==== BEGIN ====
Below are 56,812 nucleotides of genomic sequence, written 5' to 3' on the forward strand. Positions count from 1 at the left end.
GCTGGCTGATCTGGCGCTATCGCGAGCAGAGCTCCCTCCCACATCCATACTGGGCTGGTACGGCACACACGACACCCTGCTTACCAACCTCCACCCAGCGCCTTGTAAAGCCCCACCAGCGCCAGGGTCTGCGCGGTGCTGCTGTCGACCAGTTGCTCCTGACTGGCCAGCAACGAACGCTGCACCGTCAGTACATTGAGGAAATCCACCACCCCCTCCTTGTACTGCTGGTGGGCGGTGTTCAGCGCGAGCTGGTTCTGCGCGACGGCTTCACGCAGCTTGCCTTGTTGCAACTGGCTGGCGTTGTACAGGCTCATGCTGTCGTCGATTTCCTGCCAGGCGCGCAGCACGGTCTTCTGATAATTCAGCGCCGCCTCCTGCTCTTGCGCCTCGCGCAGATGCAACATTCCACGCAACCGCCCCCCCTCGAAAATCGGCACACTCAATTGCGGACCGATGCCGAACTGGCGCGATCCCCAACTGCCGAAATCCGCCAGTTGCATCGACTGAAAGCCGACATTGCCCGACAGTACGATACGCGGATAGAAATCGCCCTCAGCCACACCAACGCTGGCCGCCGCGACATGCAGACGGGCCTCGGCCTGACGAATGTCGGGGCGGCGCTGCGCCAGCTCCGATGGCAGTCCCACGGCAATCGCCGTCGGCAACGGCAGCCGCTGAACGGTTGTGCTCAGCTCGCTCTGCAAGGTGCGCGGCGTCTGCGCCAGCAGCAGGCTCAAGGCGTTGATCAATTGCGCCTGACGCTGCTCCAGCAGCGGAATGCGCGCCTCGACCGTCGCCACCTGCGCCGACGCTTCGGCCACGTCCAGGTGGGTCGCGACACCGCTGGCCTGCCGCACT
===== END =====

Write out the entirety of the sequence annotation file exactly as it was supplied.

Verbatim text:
Below are 56,812 nucleotides of genomic sequence, written 5' to 3' on the forward strand. Positions count from 1 at the left end.
GCTGGCTGATCTGGCGCTATCGCGAGCAGAGCTCCCTCCCACATCCATACTGGGCTGGTACGGCACACACGACACCCTGCTTACCAACCTCCACCCAGCGCCTTGTAAAGCCCCACCAGCGCCAGGGTCTGCGCGGTGCTGCTGTCGACCAGTTGCTCCTGACTGGCCAGCAACGAACGCTGCACCGTCAGTACATTGAGGAAATCCACCACCCCCTCCTTGTACTGCTGGTGGGCGGTGTTCAGCGCGAGCTGGTTCTGCGCGACGGCTTCACGCAGCTTGCCTTGTTGCAACTGGCTGGCGTTGTACAGGCTCATGCTGTCGTCGATTTCCTGCCAGGCGCGCAGCACGGTCTTCTGATAATTCAGCGCCGCCTCCTGCTCTTGCGCCTCGCGCAGATGCAACATTCCACGCAACCGCCCCCCCTCGAAAATCGGCACACTCAATTGCGGACCGATGCCGAACTGGCGCGATCCCCAACTGCCGAAATCCGCCAGTTGCATCGACTGAAAGCCGACATTGCCCGACAGTACGATACGCGGATAGAAATCGCCCTCAGCCACACCAACGCTGGCCGCCGCGACATGCAGACGGGCCTCGGCCTGACGAATGTCGGGGCGGCGCTGCGCCAGCTCCGATGGCAGTCCCACGGCAATCGCCGTCGGCAACGGCAGCCGCTGAACGGTTGTGCTCAGCTCGCTCTGCAAGGTGCGCGGCGTCTGCGCCAGCAGCAGGCTCAAGGCGTTGATCAATTGCGCCTGACGCTGCTCCAGCAGCGGAATGCGCGCCTCGACCGTCGCCACCTGCGCCGACGCTTCGGCCACGTCCAGGTGGGTCGCGACACCGCTGGCCTGCCGCACT